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The Advanced Standing program will undergo significant changes in 2020 to permit all College students to graduate with an undergraduate and master’s degree in four years.
The Faculty of Arts and Sciences voted in favor of a motion updating the program at their monthly meeting Tuesday. Dean of Undergraduate Education Jay M. Harris first introduced a different version of the motion in December. On Tuesday, the Faculty voted to accept an amendment to the motion before accepting the motion itself.
The new guidelines will take effect starting in 2020 with the class of 2024. Under the new system, students will have the option of applying to the Graduate School of Arts and Sciences as an undergraduate in order to obtain a master’s degree during their four years at the College.
Previously, students had to have pre-existing Advanced Placement or International Baccalaureate credit to apply for Advanced Standing. Undergraduates also had the option to forgo a fourth-year master’s degree and instead graduate in three years.
Though students will not be able to use AP or IB exams to receive credit from the College under the new program, individual departments will be able to use the exams for placement purposes. Students will still be able to use the exams to meet their two-semester language requirement.
At the Faculty meeting, several professors took issue with the elimination of the option to graduate in three years. Some argued there are numerous reasons students might want to pursue that path.
Computer Science Professor Harry R. Lewis ’68 said students who choose to graduate early often have a rationale that makes the decision “reasonable and worthwhile.”
“The students I know who’ve graduated in three or three and a half years don’t seem to be any less well educated than the rest, and each of them seems to have had some special, individual circumstance,” Lewis said.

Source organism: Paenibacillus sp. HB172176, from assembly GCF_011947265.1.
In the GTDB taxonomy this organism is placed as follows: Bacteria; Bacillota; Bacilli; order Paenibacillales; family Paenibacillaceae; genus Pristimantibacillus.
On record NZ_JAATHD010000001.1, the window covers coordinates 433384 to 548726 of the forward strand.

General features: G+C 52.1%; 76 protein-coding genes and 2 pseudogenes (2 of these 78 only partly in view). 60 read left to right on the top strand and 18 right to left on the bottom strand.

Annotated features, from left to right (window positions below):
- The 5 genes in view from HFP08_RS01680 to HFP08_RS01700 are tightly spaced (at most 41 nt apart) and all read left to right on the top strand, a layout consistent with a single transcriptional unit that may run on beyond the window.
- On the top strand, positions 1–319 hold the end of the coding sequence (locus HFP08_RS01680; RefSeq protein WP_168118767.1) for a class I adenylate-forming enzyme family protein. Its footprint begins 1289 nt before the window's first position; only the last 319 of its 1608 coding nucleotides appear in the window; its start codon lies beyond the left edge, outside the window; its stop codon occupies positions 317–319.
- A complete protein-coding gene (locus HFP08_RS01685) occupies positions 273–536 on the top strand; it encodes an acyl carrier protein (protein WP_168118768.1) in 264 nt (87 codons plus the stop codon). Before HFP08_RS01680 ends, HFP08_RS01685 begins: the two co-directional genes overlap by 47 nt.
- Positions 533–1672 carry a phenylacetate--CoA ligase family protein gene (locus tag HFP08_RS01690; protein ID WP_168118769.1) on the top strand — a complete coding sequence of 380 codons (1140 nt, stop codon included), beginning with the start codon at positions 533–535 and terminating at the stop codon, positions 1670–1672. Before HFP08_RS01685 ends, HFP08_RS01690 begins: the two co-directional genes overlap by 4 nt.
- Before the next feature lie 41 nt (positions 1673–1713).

Physics Professor Jennifer E. Hoffman ‘00, who noted she herself graduated in three years with advanced standing at Harvard, said she thinks personal issues like finances and health issues might motivate a student to graduate in three years.
Hoffman also gave examples of accomplished Harvard alumni who graduated under the Advanced Standing program, including current professors as well as University Provost Alan M. Garber ’77.
Lewis said he thinks the new guidelines will detrimentally affect Harvard’s ability to compete with peer institutions like Stanford and Yale in drawing students.
“All of those universities have acceleration programs. I’m sure they’d be delighted to see us end ours,” Lewis said. “Many consider it a kind of insurance when students are deciding to come here—they like knowing that if something bad happens to them or their families during their college years, they may be able to finish more quickly, and at lower cost.”
At Stanford, almost 20 percent of students participate in the “coterminal program,” their equivalent of Harvard's Advanced Standing initiative.
The Faculty also heard a presentation Tuesday from Dean of Social Sciences Claudine Gay about the University’s Inequality in America initiative, which seeks to bring together scholars from a variety of disciplines to study issues of inequality.
Gay said the initiative received over 330 applications for just two openings in their new two-year postdoctoral training program.
—Staff writer Angela N. Fu can be reached at email@example.com. Follow her on Twitter @angelanfu.
—Staff writer Lucy Wang can be reached at firstname.lastname@example.org. Follow her on Twitter @lucyyloo22.
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